as he got into the carriage. “The Master’s well, sir,”，
All the while these Things were doing, you may be sure my Thoughts run many times upon the Prospect of Land which I had seen from the other Side of the Island, and I was not without secret Wishes that I were on Shore there, fancying the seeing the main Land, and in an inhabited Country, I might find some Way or other to convey my self farther, and perhaps at last find some Means of Escape.
But all this while I made no Allowance for the Dangers of such a Condition, and how I might fall into the Hands of Savages, and perhaps such as I might have Reason to think far worse than the Lions and Tigers of Africa. That if I once came into their Power, I should run a Hazard more than a thousand to one of being kill'd, and perhaps of being eaten; for I had heard that the People of the Carribean Coast were Canibals, or Man-eaters; and I knew by the Latitude that I could not be far off from that Shore. That suppose they were not Canibals, yet that they might kill me, as many Europeans who had fallen into their Hands had been serv'd, even when they had been ten or twenty together; much more I' that was but one, and could make little or no Defence: All these Things, I say, which I ought to have consider'd well of, and did cast up in my Thoughts afterwards, yet took up none of my Apprehensions at first; but my Head run mightily upon the Thought of getting over to the Shore.
Now I wish'd for my Boy Xury, and the long Boat, with the Shoulder of Mutton Sail, with which I sail'd above a thousand Miles on the Coast of Africk; but this was In vain. Then I thought I would go and look at our Ship's Boat, which, as I have said, was blown up upon the Shore, a great Way in the Storm, when we were first cast away. She lay almost where she did at first, but not quite; and was turn'd by the Force of the Waves and the Winds almost Bottom upward, against a high Ridge of Beachy rough Sand; but no Water about her as before.
If I had had Hands to have refitted her, and to have launch'd her into the Water, the Boat would have done well enough, and I might have gone back into the Brasils with her easily enough; but I might have foreseen, That I could no more turn her, and set her upright upon her Bottom, than I could remove the Island: However, I went to the Woods, and cut Levers and Rollers, and brought them to the Boat, resolv'd to try what I could do, suggesting to my self, That if I could but turn her down, I might easily repair the Damage she had receiv'd, and she would be a very good Boat, and I might go to Sea in her very easily.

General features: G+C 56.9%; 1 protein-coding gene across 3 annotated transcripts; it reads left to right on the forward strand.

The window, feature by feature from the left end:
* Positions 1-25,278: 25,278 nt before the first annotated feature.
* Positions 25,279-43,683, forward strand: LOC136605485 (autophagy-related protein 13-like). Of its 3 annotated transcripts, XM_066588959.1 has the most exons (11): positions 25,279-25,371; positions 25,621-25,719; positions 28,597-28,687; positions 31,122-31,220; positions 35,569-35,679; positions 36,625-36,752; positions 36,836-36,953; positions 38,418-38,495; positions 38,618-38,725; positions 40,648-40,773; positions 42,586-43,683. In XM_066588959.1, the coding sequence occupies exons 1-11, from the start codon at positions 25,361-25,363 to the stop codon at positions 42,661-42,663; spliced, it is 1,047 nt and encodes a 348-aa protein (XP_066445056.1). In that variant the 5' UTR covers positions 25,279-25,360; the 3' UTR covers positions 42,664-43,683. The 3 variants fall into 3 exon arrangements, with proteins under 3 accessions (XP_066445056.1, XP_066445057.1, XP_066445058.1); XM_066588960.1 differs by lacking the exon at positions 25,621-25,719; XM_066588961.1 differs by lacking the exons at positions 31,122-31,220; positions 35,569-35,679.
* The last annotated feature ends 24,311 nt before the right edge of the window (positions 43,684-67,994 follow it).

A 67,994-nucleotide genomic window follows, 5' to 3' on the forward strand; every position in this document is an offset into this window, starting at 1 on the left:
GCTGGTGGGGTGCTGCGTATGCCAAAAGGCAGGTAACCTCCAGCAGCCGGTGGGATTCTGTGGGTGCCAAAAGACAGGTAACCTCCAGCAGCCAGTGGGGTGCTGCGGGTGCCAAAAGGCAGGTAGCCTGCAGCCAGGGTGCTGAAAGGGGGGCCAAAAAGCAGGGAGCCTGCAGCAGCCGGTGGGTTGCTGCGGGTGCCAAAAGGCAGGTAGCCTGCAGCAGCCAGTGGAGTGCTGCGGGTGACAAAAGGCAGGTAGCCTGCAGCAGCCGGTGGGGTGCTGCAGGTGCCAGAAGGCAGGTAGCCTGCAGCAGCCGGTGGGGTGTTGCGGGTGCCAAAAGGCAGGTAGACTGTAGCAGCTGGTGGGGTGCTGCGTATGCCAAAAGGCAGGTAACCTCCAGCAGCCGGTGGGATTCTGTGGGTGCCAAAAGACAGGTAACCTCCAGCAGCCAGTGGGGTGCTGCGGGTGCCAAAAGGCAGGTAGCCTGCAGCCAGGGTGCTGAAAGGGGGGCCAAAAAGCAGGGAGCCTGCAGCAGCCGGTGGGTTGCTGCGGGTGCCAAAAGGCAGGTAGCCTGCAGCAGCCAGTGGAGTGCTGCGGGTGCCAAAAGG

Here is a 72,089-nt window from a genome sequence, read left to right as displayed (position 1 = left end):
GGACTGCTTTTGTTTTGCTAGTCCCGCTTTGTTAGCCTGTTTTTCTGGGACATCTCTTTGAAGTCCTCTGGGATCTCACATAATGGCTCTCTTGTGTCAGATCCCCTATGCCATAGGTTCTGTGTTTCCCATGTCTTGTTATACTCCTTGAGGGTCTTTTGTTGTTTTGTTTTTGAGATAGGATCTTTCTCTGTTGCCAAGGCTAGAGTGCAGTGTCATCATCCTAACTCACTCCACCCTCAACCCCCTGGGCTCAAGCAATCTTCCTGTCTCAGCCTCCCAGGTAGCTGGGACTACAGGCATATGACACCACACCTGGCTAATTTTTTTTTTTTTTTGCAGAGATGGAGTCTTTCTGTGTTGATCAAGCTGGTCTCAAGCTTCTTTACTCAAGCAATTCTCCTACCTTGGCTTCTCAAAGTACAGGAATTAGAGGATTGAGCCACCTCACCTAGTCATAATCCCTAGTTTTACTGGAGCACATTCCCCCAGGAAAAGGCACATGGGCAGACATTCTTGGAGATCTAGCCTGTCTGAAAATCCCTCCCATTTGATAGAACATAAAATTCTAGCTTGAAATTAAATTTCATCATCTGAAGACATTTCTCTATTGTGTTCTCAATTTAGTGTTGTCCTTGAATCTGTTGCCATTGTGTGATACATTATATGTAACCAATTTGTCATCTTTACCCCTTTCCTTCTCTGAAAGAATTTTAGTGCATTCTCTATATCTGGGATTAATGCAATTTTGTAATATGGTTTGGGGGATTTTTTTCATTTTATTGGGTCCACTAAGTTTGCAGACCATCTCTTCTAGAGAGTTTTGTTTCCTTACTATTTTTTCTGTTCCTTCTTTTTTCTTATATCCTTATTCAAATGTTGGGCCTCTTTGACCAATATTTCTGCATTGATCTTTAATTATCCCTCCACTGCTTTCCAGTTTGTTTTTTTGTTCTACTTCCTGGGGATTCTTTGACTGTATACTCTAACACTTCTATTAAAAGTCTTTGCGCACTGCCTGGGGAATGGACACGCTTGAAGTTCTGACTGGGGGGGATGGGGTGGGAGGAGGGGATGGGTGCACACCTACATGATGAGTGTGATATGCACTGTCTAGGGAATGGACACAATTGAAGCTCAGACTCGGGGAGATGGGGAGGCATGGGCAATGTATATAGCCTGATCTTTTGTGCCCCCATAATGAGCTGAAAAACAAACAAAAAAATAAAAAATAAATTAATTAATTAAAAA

I spar'd no Pains indeed, in this Piece of fruitless Toil, and spent, I think, three or four Weeks about it; at last finding it impossible to heave it up with my little Strength, I fell to digging away the Sand, to undermine it, and so to make it fall down, setting Pieces of Wood to thrust and guide it right in the Fall.
But when I had done this, I was unable to stir it up again, or to get under it, much less to move it forward, towards the Water; so I was forc'd to give it over; and yet, though I gave over the Hopes of the Boat, my desire to venture over for the Main increased, rather than decreased, as the Means for it seem'd impossible.
This at length put me upon thinking, Whether it was not possible to make my self a Canoe, or Periagua, such as the Natives of those Climates make, even without Tools, or, as I might say, without Hands, viz. of the Trunk of a great Tree. This I not only thought possible, but easy, and pleas'd my self extreamly with the Thoughts of making it, and with my having much more Convenience for it than any of the Negroes or Indians; but not at all considering the particular Inconveniences which I lay under, more than the Indians did, viz.Want of Hands to move it, when it was made, into the Water, a Difficulty much harder for me to surmount, than all the Consequences of Want of Tools could be to them; for what was it to me, That when I had chosen a vast Tree in the Woods, I might with much Trouble cut it down, if after I might be able with my Tools to hew and dub the Out-side into the proper Shape of a Boat, and burn or cut out the In-side to make it hollow, so to make a Boat of it: If after all this, I must leave it just there where I found it, and was not able to launch it into the Water.
One would have thought, I could not have had the least Reflection upon my Mind of my Circumstance, while I was making this Boat; but I should have immediately thought how I should get it into the Sea; but my Thoughts were so intent upon my Voyage over the Sea in it, that I never once consider'd how I should get it off of the Land; and it was really in its own Nature more easy for me to guide it over forty five Miles of Sea, than about forty five Fathom of Land, where it lay, to set it a float in the Water.
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